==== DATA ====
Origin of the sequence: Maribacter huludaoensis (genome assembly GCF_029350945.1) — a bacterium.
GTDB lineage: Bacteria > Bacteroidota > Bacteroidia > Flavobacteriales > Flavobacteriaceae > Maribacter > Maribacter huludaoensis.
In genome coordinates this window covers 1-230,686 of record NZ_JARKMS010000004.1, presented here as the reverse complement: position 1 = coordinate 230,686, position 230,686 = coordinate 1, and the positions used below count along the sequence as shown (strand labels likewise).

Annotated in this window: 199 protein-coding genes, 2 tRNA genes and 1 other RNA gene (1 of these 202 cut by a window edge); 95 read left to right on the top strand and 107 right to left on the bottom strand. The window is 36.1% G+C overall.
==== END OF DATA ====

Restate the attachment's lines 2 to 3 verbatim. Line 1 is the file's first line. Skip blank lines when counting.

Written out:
GTDB lineage: Bacteria > Bacteroidota > Bacteroidia > Flavobacteriales > Flavobacteriaceae > Maribacter > Maribacter huludaoensis.
In genome coordinates this window covers 1-230,686 of record NZ_JARKMS010000004.1, presented here as the reverse complement: position 1 = coordinate 230,686, position 230,686 = coordinate 1, and the positions used below count along the sequence as shown (strand labels likewise).